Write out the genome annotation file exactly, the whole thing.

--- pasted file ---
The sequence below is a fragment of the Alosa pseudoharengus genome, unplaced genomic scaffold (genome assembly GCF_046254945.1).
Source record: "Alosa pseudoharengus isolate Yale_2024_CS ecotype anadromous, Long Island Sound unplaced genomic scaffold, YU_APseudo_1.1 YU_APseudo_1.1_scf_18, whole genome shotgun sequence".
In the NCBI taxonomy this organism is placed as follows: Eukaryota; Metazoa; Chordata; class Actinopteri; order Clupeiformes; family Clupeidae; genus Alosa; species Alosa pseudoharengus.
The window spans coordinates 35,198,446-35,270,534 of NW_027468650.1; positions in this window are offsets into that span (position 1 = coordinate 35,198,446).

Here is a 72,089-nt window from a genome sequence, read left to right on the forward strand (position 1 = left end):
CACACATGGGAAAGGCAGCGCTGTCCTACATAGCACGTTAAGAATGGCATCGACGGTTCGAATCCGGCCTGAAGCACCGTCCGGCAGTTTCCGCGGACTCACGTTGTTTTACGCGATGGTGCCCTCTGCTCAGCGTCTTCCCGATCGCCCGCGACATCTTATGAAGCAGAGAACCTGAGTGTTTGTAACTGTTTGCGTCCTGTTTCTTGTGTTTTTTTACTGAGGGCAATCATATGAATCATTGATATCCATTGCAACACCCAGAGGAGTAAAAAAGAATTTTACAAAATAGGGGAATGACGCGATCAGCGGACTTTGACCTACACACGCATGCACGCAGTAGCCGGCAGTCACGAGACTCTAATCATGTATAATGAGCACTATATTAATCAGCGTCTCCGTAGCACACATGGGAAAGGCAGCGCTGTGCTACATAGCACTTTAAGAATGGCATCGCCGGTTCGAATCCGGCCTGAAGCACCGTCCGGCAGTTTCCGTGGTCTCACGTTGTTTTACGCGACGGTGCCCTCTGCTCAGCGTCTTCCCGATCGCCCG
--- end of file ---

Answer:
The sequence below is a fragment of the Alosa pseudoharengus genome, unplaced genomic scaffold (genome assembly GCF_046254945.1).
Source record: "Alosa pseudoharengus isolate Yale_2024_CS ecotype anadromous, Long Island Sound unplaced genomic scaffold, YU_APseudo_1.1 YU_APseudo_1.1_scf_18, whole genome shotgun sequence".
In the NCBI taxonomy this organism is placed as follows: Eukaryota; Metazoa; Chordata; class Actinopteri; order Clupeiformes; family Clupeidae; genus Alosa; species Alosa pseudoharengus.
The window spans coordinates 35,198,446-35,270,534 of NW_027468650.1; positions in this window are offsets into that span (position 1 = coordinate 35,198,446).

Here is a 72,089-nt window from a genome sequence, read left to right on the forward strand (position 1 = left end):
CACACATGGGAAAGGCAGCGCTGTCCTACATAGCACGTTAAGAATGGCATCGACGGTTCGAATCCGGCCTGAAGCACCGTCCGGCAGTTTCCGCGGACTCACGTTGTTTTACGCGATGGTGCCCTCTGCTCAGCGTCTTCCCGATCGCCCGCGACATCTTATGAAGCAGAGAACCTGAGTGTTTGTAACTGTTTGCGTCCTGTTTCTTGTGTTTTTTTACTGAGGGCAATCATATGAATCATTGATATCCATTGCAACACCCAGAGGAGTAAAAAAGAATTTTACAAAATAGGGGAATGACGCGATCAGCGGACTTTGACCTACACACGCATGCACGCAGTAGCCGGCAGTCACGAGACTCTAATCATGTATAATGAGCACTATATTAATCAGCGTCTCCGTAGCACACATGGGAAAGGCAGCGCTGTGCTACATAGCACTTTAAGAATGGCATCGCCGGTTCGAATCCGGCCTGAAGCACCGTCCGGCAGTTTCCGTGGTCTCACGTTGTTTTACGCGACGGTGCCCTCTGCTCAGCGTCTTCCCGATCGCCCG